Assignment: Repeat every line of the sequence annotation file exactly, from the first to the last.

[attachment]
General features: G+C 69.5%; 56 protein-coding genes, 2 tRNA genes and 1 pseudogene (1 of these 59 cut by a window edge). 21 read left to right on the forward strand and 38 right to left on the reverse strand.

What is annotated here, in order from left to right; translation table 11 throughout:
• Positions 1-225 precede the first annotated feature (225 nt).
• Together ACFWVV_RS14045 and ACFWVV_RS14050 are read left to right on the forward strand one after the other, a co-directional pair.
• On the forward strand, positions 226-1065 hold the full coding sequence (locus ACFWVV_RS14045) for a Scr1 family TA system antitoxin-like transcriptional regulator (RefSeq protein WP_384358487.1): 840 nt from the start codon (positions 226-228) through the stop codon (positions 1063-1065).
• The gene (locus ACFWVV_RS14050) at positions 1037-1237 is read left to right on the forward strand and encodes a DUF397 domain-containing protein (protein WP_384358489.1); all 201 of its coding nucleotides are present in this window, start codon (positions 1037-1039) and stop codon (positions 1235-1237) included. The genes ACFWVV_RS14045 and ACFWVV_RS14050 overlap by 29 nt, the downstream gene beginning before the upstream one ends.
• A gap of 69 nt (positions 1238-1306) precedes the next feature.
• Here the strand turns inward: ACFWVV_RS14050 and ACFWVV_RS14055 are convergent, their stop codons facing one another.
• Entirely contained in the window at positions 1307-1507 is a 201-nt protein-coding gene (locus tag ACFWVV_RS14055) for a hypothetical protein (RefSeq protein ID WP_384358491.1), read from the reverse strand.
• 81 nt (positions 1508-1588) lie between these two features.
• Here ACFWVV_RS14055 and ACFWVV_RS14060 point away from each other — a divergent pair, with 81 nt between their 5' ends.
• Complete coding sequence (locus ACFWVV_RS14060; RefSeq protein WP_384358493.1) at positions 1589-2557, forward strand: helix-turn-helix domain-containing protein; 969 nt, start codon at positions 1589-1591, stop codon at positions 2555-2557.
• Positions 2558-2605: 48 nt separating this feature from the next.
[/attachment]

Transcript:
General features: G+C 69.5%; 56 protein-coding genes, 2 tRNA genes and 1 pseudogene (1 of these 59 cut by a window edge). 21 read left to right on the forward strand and 38 right to left on the reverse strand.

What is annotated here, in order from left to right; translation table 11 throughout:
• Positions 1-225 precede the first annotated feature (225 nt).
• Together ACFWVV_RS14045 and ACFWVV_RS14050 are read left to right on the forward strand one after the other, a co-directional pair.
• On the forward strand, positions 226-1065 hold the full coding sequence (locus ACFWVV_RS14045) for a Scr1 family TA system antitoxin-like transcriptional regulator (RefSeq protein WP_384358487.1): 840 nt from the start codon (positions 226-228) through the stop codon (positions 1063-1065).
• The gene (locus ACFWVV_RS14050) at positions 1037-1237 is read left to right on the forward strand and encodes a DUF397 domain-containing protein (protein WP_384358489.1); all 201 of its coding nucleotides are present in this window, start codon (positions 1037-1039) and stop codon (positions 1235-1237) included. The genes ACFWVV_RS14045 and ACFWVV_RS14050 overlap by 29 nt, the downstream gene beginning before the upstream one ends.
• A gap of 69 nt (positions 1238-1306) precedes the next feature.
• Here the strand turns inward: ACFWVV_RS14050 and ACFWVV_RS14055 are convergent, their stop codons facing one another.
• Entirely contained in the window at positions 1307-1507 is a 201-nt protein-coding gene (locus tag ACFWVV_RS14055) for a hypothetical protein (RefSeq protein ID WP_384358491.1), read from the reverse strand.
• 81 nt (positions 1508-1588) lie between these two features.
• Here ACFWVV_RS14055 and ACFWVV_RS14060 point away from each other — a divergent pair, with 81 nt between their 5' ends.
• Complete coding sequence (locus ACFWVV_RS14060; RefSeq protein WP_384358493.1) at positions 1589-2557, forward strand: helix-turn-helix domain-containing protein; 969 nt, start codon at positions 1589-1591, stop codon at positions 2555-2557.
• Positions 2558-2605: 48 nt separating this feature from the next.